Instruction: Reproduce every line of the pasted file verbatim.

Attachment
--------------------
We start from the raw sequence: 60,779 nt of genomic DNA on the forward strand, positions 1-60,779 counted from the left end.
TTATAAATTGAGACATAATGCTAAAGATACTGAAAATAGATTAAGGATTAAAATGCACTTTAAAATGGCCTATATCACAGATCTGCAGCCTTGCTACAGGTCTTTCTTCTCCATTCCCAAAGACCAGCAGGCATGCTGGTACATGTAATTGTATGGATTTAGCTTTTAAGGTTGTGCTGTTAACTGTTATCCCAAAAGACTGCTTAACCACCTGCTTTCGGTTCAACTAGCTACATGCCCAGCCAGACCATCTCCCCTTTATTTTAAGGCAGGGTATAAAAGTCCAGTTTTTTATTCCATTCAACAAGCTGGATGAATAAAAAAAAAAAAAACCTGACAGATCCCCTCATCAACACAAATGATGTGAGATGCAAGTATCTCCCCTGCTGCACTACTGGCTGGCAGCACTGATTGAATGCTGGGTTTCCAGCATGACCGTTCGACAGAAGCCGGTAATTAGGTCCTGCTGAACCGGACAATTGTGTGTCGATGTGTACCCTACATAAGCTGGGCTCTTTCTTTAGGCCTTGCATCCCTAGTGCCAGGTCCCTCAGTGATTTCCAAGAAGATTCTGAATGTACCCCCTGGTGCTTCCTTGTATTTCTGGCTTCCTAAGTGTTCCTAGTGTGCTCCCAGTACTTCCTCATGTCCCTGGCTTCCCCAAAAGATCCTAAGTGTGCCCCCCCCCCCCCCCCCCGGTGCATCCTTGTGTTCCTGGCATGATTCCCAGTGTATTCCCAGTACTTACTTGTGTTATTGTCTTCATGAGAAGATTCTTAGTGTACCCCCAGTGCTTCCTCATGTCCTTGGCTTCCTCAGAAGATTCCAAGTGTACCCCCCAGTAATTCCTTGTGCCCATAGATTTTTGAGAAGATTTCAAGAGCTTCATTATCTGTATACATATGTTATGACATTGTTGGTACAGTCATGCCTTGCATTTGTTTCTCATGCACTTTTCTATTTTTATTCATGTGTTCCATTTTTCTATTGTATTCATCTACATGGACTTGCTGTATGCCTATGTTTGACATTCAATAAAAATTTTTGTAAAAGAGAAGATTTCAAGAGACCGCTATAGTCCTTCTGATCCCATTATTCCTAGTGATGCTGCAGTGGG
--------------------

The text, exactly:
We start from the raw sequence: 60,779 nt of genomic DNA on the forward strand, positions 1-60,779 counted from the left end.
TTATAAATTGAGACATAATGCTAAAGATACTGAAAATAGATTAAGGATTAAAATGCACTTTAAAATGGCCTATATCACAGATCTGCAGCCTTGCTACAGGTCTTTCTTCTCCATTCCCAAAGACCAGCAGGCATGCTGGTACATGTAATTGTATGGATTTAGCTTTTAAGGTTGTGCTGTTAACTGTTATCCCAAAAGACTGCTTAACCACCTGCTTTCGGTTCAACTAGCTACATGCCCAGCCAGACCATCTCCCCTTTATTTTAAGGCAGGGTATAAAAGTCCAGTTTTTTATTCCATTCAACAAGCTGGATGAATAAAAAAAAAAAAAACCTGACAGATCCCCTCATCAACACAAATGATGTGAGATGCAAGTATCTCCCCTGCTGCACTACTGGCTGGCAGCACTGATTGAATGCTGGGTTTCCAGCATGACCGTTCGACAGAAGCCGGTAATTAGGTCCTGCTGAACCGGACAATTGTGTGTCGATGTGTACCCTACATAAGCTGGGCTCTTTCTTTAGGCCTTGCATCCCTAGTGCCAGGTCCCTCAGTGATTTCCAAGAAGATTCTGAATGTACCCCCTGGTGCTTCCTTGTATTTCTGGCTTCCTAAGTGTTCCTAGTGTGCTCCCAGTACTTCCTCATGTCCCTGGCTTCCCCAAAAGATCCTAAGTGTGCCCCCCCCCCCCCCCCCCGGTGCATCCTTGTGTTCCTGGCATGATTCCCAGTGTATTCCCAGTACTTACTTGTGTTATTGTCTTCATGAGAAGATTCTTAGTGTACCCCCAGTGCTTCCTCATGTCCTTGGCTTCCTCAGAAGATTCCAAGTGTACCCCCCAGTAATTCCTTGTGCCCATAGATTTTTGAGAAGATTTCAAGAGCTTCATTATCTGTATACATATGTTATGACATTGTTGGTACAGTCATGCCTTGCATTTGTTTCTCATGCACTTTTCTATTTTTATTCATGTGTTCCATTTTTCTATTGTATTCATCTACATGGACTTGCTGTATGCCTATGTTTGACATTCAATAAAAATTTTTGTAAAAGAGAAGATTTCAAGAGACCGCTATAGTCCTTCTGATCCCATTATTCCTAGTGATGCTGCAGTGGG